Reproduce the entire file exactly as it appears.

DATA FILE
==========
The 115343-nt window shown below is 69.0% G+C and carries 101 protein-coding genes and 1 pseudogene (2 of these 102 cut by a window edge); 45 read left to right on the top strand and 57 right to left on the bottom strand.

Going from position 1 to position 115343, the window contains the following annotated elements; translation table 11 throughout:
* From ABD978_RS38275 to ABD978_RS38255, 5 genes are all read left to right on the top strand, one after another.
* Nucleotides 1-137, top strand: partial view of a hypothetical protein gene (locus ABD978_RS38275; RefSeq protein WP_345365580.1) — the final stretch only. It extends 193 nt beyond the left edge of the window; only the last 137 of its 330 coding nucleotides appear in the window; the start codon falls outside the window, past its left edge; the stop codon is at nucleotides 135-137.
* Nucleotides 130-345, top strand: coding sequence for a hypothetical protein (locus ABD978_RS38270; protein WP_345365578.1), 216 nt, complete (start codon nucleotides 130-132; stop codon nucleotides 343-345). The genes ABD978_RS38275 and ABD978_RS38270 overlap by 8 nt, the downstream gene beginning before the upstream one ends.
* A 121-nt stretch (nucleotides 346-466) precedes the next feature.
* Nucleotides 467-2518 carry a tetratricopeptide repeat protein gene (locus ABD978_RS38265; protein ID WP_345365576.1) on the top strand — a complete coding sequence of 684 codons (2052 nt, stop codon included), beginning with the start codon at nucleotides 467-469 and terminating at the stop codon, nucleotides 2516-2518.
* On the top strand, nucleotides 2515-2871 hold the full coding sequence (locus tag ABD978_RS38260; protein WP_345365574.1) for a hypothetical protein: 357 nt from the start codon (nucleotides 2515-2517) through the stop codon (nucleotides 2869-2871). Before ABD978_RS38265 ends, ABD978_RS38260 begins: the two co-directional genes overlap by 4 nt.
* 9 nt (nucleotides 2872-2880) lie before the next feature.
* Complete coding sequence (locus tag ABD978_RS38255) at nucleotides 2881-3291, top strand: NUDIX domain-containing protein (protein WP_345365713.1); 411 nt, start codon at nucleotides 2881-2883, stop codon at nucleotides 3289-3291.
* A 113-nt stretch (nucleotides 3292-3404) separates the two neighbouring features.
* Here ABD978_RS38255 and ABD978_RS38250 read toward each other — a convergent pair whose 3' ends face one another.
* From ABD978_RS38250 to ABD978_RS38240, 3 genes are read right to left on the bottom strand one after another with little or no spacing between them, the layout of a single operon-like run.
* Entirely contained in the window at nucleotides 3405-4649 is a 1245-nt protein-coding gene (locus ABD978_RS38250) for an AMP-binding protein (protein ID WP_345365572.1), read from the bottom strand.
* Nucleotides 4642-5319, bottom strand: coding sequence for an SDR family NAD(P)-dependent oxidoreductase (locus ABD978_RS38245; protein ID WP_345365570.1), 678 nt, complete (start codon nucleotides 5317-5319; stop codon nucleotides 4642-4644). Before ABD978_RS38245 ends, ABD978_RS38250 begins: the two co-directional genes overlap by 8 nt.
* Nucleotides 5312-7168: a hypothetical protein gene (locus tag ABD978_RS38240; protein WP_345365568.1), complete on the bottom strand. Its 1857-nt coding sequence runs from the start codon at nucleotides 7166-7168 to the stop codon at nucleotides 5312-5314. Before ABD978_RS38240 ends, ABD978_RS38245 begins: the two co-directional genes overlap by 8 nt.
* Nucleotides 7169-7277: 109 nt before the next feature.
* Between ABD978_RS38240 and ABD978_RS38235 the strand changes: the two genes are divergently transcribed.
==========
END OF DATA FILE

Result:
The 115343-nt window shown below is 69.0% G+C and carries 101 protein-coding genes and 1 pseudogene (2 of these 102 cut by a window edge); 45 read left to right on the top strand and 57 right to left on the bottom strand.

Going from position 1 to position 115343, the window contains the following annotated elements; translation table 11 throughout:
* From ABD978_RS38275 to ABD978_RS38255, 5 genes are all read left to right on the top strand, one after another.
* Nucleotides 1-137, top strand: partial view of a hypothetical protein gene (locus ABD978_RS38275; RefSeq protein WP_345365580.1) — the final stretch only. It extends 193 nt beyond the left edge of the window; only the last 137 of its 330 coding nucleotides appear in the window; the start codon falls outside the window, past its left edge; the stop codon is at nucleotides 135-137.
* Nucleotides 130-345, top strand: coding sequence for a hypothetical protein (locus ABD978_RS38270; protein WP_345365578.1), 216 nt, complete (start codon nucleotides 130-132; stop codon nucleotides 343-345). The genes ABD978_RS38275 and ABD978_RS38270 overlap by 8 nt, the downstream gene beginning before the upstream one ends.
* A 121-nt stretch (nucleotides 346-466) precedes the next feature.
* Nucleotides 467-2518 carry a tetratricopeptide repeat protein gene (locus ABD978_RS38265; protein ID WP_345365576.1) on the top strand — a complete coding sequence of 684 codons (2052 nt, stop codon included), beginning with the start codon at nucleotides 467-469 and terminating at the stop codon, nucleotides 2516-2518.
* On the top strand, nucleotides 2515-2871 hold the full coding sequence (locus tag ABD978_RS38260; protein WP_345365574.1) for a hypothetical protein: 357 nt from the start codon (nucleotides 2515-2517) through the stop codon (nucleotides 2869-2871). Before ABD978_RS38265 ends, ABD978_RS38260 begins: the two co-directional genes overlap by 4 nt.
* 9 nt (nucleotides 2872-2880) lie before the next feature.
* Complete coding sequence (locus tag ABD978_RS38255) at nucleotides 2881-3291, top strand: NUDIX domain-containing protein (protein WP_345365713.1); 411 nt, start codon at nucleotides 2881-2883, stop codon at nucleotides 3289-3291.
* A 113-nt stretch (nucleotides 3292-3404) separates the two neighbouring features.
* Here ABD978_RS38255 and ABD978_RS38250 read toward each other — a convergent pair whose 3' ends face one another.
* From ABD978_RS38250 to ABD978_RS38240, 3 genes are read right to left on the bottom strand one after another with little or no spacing between them, the layout of a single operon-like run.
* Entirely contained in the window at nucleotides 3405-4649 is a 1245-nt protein-coding gene (locus ABD978_RS38250) for an AMP-binding protein (protein ID WP_345365572.1), read from the bottom strand.
* Nucleotides 4642-5319, bottom strand: coding sequence for an SDR family NAD(P)-dependent oxidoreductase (locus ABD978_RS38245; protein ID WP_345365570.1), 678 nt, complete (start codon nucleotides 5317-5319; stop codon nucleotides 4642-4644). Before ABD978_RS38245 ends, ABD978_RS38250 begins: the two co-directional genes overlap by 8 nt.
* Nucleotides 5312-7168: a hypothetical protein gene (locus tag ABD978_RS38240; protein WP_345365568.1), complete on the bottom strand. Its 1857-nt coding sequence runs from the start codon at nucleotides 7166-7168 to the stop codon at nucleotides 5312-5314. Before ABD978_RS38240 ends, ABD978_RS38245 begins: the two co-directional genes overlap by 8 nt.
* Nucleotides 7169-7277: 109 nt before the next feature.
* Between ABD978_RS38240 and ABD978_RS38235 the strand changes: the two genes are divergently transcribed.